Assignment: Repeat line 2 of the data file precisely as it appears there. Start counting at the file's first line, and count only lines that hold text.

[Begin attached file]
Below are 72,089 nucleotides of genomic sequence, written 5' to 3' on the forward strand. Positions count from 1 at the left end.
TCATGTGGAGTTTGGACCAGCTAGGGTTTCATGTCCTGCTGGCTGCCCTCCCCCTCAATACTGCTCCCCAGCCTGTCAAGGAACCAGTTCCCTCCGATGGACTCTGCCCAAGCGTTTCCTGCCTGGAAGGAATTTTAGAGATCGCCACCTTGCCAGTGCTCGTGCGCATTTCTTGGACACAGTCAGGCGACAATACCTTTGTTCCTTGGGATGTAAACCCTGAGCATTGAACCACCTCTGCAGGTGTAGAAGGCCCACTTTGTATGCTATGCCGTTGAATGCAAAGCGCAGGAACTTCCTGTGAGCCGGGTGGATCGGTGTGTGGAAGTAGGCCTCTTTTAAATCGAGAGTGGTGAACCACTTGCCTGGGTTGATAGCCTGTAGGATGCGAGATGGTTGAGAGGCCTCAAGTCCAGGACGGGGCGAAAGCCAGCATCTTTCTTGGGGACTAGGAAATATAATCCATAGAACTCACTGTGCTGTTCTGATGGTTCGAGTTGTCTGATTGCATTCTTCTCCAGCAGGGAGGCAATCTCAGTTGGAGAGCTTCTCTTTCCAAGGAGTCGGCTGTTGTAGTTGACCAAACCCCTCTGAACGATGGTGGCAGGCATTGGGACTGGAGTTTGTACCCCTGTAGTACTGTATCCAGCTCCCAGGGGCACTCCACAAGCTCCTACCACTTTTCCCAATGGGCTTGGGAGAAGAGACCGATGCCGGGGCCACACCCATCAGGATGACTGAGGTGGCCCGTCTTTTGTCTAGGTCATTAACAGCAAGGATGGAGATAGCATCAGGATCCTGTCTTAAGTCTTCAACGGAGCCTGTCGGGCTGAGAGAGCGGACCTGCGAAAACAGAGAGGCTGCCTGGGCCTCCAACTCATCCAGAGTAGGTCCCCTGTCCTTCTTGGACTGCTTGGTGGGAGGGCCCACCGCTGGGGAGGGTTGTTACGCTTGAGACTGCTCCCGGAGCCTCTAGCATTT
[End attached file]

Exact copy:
TCATGTGGAGTTTGGACCAGCTAGGGTTTCATGTCCTGCTGGCTGCCCTCCCCCTCAATACTGCTCCCCAGCCTGTCAAGGAACCAGTTCCCTCCGATGGACTCTGCCCAAGCGTTTCCTGCCTGGAAGGAATTTTAGAGATCGCCACCTTGCCAGTGCTCGTGCGCATTTCTTGGACACAGTCAGGCGACAATACCTTTGTTCCTTGGGATGTAAACCCTGAGCATTGAACCACCTCTGCAGGTGTAGAAGGCCCACTTTGTATGCTATGCCGTTGAATGCAAAGCGCAGGAACTTCCTGTGAGCCGGGTGGATCGGTGTGTGGAAGTAGGCCTCTTTTAAATCGAGAGTGGTGAACCACTTGCCTGGGTTGATAGCCTGTAGGATGCGAGATGGTTGAGAGGCCTCAAGTCCAGGACGGGGCGAAAGCCAGCATCTTTCTTGGGGACTAGGAAATATAATCCATAGAACTCACTGTGCTGTTCTGATGGTTCGAGTTGTCTGATTGCATTCTTCTCCAGCAGGGAGGCAATCTCAGTTGGAGAGCTTCTCTTTCCAAGGAGTCGGCTGTTGTAGTTGACCAAACCCCTCTGAACGATGGTGGCAGGCATTGGGACTGGAGTTTGTACCCCTGTAGTACTGTATCCAGCTCCCAGGGGCACTCCACAAGCTCCTACCACTTTTCCCAATGGGCTTGGGAGAAGAGACCGATGCCGGGGCCACACCCATCAGGATGACTGAGGTGGCCCGTCTTTTGTCTAGGTCATTAACAGCAAGGATGGAGATAGCATCAGGATCCTGTCTTAAGTCTTCAACGGAGCCTGTCGGGCTGAGAGAGCGGACCTGCGAAAACAGAGAGGCTGCCTGGGCCTCCAACTCATCCAGAGTAGGTCCCCTGTCCTTCTTGGACTGCTTGGTGGGAGGGCCCACCGCTGGGGAGGGTTGTTACGCTTGAGACTGCTCCCGGAGCCTCTAGCATTT